Asian Camaraderie a Detriment to America
To hear the Obama administration discuss the burgeoning Russia-China-India cooperation, you might think it is a long-anticipated, natural phenomenon that poses no real risk to America. But you would be wrong.
Forbes explains: “A Russia-China alliance would, of course, be an absolute disaster for the United States, pretty much the only grouping of countries that would be genuinely interested in and capable of challenging its position of global leadership. Preventing the emergence of a Russia-China alliance ought to be at the very top of the list of U.S. foreign-policy priorities, but … no one seems to be paying any attention” (May 20).
Realistic analysts are paying attention, and they offer views diametrically opposite those presented by Washington policymakers. “We may well be getting a glimpse of the future of geopolitics—two autocracies in common cause against liberal principles,” said Stephen Sestanovich, a former American diplomat now at Columbia University.
Sestanovich also explained a truth that seems to perpetually elude Western leaders: “This may be self-defeating for both of them, but that doesn’t mean it’ll go away,” he said.
Many naive Westerners seem incapable of imagining a scenario in which Russia or China would take the illogical step of causing economic harm to themselves. They therefore believe the economic interdependent relationship between Moscow/Beijing and Washington will survive the present Ukraine turbulence.
But such a view does not factor in human nature. Human nature can be illogical; the nature of conflict and war often defies basic logic. Nations knowingly inflict harm on themselves as a necessary byproduct of injuring their enemies.
These optimistic Western policymakers believe the leaders in Russia, China and India value geopolitical comfort more than they value a chance at undermining America’s global power. But millennia of mankind’s bloody history prove that this is not always so. Nations routinely place their own wellbeing at risk and willingly endure suffering in order to harm enemies.
Evidence of this truth is especially clear in the behavior Moscow and Beijing are displaying toward the U.S. dollar.
Nails in the Coffin of the Dollar
On May 20, Russia’s second-largest financial institution, vtb, and the Bank of China formally agreed to bypass the dollar and instead pay each other in their domestic currencies. The deal was signed in the presence of Xi and Putin, who called it a “new historic landmark” in the $100 billion of annual trade between the two powerhouse countries.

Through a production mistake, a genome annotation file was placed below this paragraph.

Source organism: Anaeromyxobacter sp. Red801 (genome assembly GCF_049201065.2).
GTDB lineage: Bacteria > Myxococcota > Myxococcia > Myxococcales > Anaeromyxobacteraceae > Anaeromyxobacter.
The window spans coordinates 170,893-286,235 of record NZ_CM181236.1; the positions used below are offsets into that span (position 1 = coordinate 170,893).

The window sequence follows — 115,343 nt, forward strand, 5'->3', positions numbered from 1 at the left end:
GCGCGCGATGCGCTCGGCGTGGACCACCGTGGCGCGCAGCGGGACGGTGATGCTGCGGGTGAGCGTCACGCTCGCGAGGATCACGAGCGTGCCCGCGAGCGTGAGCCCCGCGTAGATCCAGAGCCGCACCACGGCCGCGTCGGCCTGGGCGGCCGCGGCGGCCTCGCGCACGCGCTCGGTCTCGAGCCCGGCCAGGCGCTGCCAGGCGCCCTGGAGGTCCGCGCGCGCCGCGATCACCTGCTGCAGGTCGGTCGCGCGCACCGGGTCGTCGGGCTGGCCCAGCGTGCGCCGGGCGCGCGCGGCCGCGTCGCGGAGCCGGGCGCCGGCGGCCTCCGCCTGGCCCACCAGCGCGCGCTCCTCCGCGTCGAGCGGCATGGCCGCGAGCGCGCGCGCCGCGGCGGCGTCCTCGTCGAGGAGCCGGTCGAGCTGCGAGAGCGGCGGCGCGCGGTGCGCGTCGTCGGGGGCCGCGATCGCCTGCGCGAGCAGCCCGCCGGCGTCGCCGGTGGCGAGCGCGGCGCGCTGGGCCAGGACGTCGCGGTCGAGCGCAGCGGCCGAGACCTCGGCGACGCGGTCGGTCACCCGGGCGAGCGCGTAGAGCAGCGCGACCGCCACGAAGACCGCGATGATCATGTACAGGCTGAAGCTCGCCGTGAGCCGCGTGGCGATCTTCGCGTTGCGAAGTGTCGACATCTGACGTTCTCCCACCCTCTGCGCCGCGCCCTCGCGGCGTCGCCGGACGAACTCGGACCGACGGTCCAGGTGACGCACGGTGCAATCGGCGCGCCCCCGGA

The agreement came alongside separate reports saying Russia is dumping record amounts of U.S. treasury holdings. Between October 2013 and March 2014, Moscow’s holdings of American treasuries fell by $50 billion—almost a third of the total. Over half of that was sold in March, just after Western nations imposed sanctions on Russia.
Then, on May 22, China announced that it has halted dollar transactions with most Afghan commercial banks.
Moscow and Beijing have long desired to break the dominance of the U.S. greenback in international trade. And as weak as Washington’s punitive response to Russia’s aggression in Ukraine was, it was enough to inject new vigor into that desire.
Michael Klare, professor of peace and world security studies at Hampshire College, said, “China sees the dominance of the dollar in international trade transactions as a remnant of American global dominance, which they hope to overthrow in the years ahead. This is a small step in that direction.”
Moscow and Beijing aim to help each other while simultaneously harming their common enemy, the U.S. They also realize that U.S. debt is around $17.5 trillion and leaders in Washington have been unable to stem debt growth.
Last year, when signs of a Russia-China convergence were multiplying, two acclaimed diplomatic scholars said the development was dangerous. They cautioned the West against dismissing the “possibility of a global realignment set in motion by China and Russia, [both of] which feel threatened by … having to function in the world’s Western-made system.”
Dmitry Simes of the Center for the National Interest and Leslie Gelb of the nonpartisan Council on Foreign Relations continued: “Today, Moscow and Beijing have room for maneuver and a foundation for mutual cooperation that could damage American interests.”
What would the outcome be, Simes and Gelb asked, if Russia and China gave Iran “security guarantees or promised to rebuild its nuclear infrastructure after a U.S. or Israeli attack?” What would happen if Beijing provided support to guerrillas in the Philippines, or if Moscow encouraged separatism among Russian-speaking minorities in the Baltic states? “If U.S. relations with Russia and China sour,” they said, “these nightmares can’t be excluded.”
The bitterness Putin and Xi harbor over America’s global hegemony runs deep. They view Washington as morally bankrupt and in rapid decline, and believe U.S. prosperity will soon dry up. Despite substantial short-term damage to their own economies, Russia and China will pull free from the American economy. And that pull may hammer the final nail into the greenback’s coffin.